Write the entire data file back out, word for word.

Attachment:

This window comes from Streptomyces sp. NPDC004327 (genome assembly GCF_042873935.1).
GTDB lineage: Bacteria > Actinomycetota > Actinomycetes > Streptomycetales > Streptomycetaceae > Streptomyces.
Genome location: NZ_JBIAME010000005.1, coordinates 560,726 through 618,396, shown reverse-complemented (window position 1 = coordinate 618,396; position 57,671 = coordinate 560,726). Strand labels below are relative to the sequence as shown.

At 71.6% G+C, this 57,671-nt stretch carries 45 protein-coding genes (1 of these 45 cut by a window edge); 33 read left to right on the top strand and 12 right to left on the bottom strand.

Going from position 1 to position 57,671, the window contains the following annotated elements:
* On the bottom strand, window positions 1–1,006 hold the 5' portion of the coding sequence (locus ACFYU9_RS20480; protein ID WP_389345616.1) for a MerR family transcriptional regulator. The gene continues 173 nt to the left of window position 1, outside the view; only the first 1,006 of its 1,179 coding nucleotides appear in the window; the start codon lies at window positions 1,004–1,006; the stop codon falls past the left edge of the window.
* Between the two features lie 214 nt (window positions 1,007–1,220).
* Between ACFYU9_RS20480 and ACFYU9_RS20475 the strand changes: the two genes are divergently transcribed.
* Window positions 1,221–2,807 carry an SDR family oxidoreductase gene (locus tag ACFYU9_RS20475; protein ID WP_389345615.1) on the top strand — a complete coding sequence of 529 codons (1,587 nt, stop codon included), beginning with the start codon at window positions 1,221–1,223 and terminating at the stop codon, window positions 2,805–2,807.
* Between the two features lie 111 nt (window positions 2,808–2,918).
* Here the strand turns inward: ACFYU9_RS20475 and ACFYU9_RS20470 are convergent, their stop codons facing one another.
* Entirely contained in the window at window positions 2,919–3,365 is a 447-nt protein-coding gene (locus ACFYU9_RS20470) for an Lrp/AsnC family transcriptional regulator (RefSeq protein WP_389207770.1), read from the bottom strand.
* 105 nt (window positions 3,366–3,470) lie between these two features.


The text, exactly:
This window comes from Streptomyces sp. NPDC004327 (genome assembly GCF_042873935.1).
GTDB lineage: Bacteria > Actinomycetota > Actinomycetes > Streptomycetales > Streptomycetaceae > Streptomyces.
Genome location: NZ_JBIAME010000005.1, coordinates 560,726 through 618,396, shown reverse-complemented (window position 1 = coordinate 618,396; position 57,671 = coordinate 560,726). Strand labels below are relative to the sequence as shown.

At 71.6% G+C, this 57,671-nt stretch carries 45 protein-coding genes (1 of these 45 cut by a window edge); 33 read left to right on the top strand and 12 right to left on the bottom strand.

Going from position 1 to position 57,671, the window contains the following annotated elements:
* On the bottom strand, window positions 1–1,006 hold the 5' portion of the coding sequence (locus ACFYU9_RS20480; protein ID WP_389345616.1) for a MerR family transcriptional regulator. The gene continues 173 nt to the left of window position 1, outside the view; only the first 1,006 of its 1,179 coding nucleotides appear in the window; the start codon lies at window positions 1,004–1,006; the stop codon falls past the left edge of the window.
* Between the two features lie 214 nt (window positions 1,007–1,220).
* Between ACFYU9_RS20480 and ACFYU9_RS20475 the strand changes: the two genes are divergently transcribed.
* Window positions 1,221–2,807 carry an SDR family oxidoreductase gene (locus tag ACFYU9_RS20475; protein ID WP_389345615.1) on the top strand — a complete coding sequence of 529 codons (1,587 nt, stop codon included), beginning with the start codon at window positions 1,221–1,223 and terminating at the stop codon, window positions 2,805–2,807.
* Between the two features lie 111 nt (window positions 2,808–2,918).
* Here the strand turns inward: ACFYU9_RS20475 and ACFYU9_RS20470 are convergent, their stop codons facing one another.
* Entirely contained in the window at window positions 2,919–3,365 is a 447-nt protein-coding gene (locus ACFYU9_RS20470) for an Lrp/AsnC family transcriptional regulator (RefSeq protein WP_389207770.1), read from the bottom strand.
* 105 nt (window positions 3,366–3,470) lie between these two features.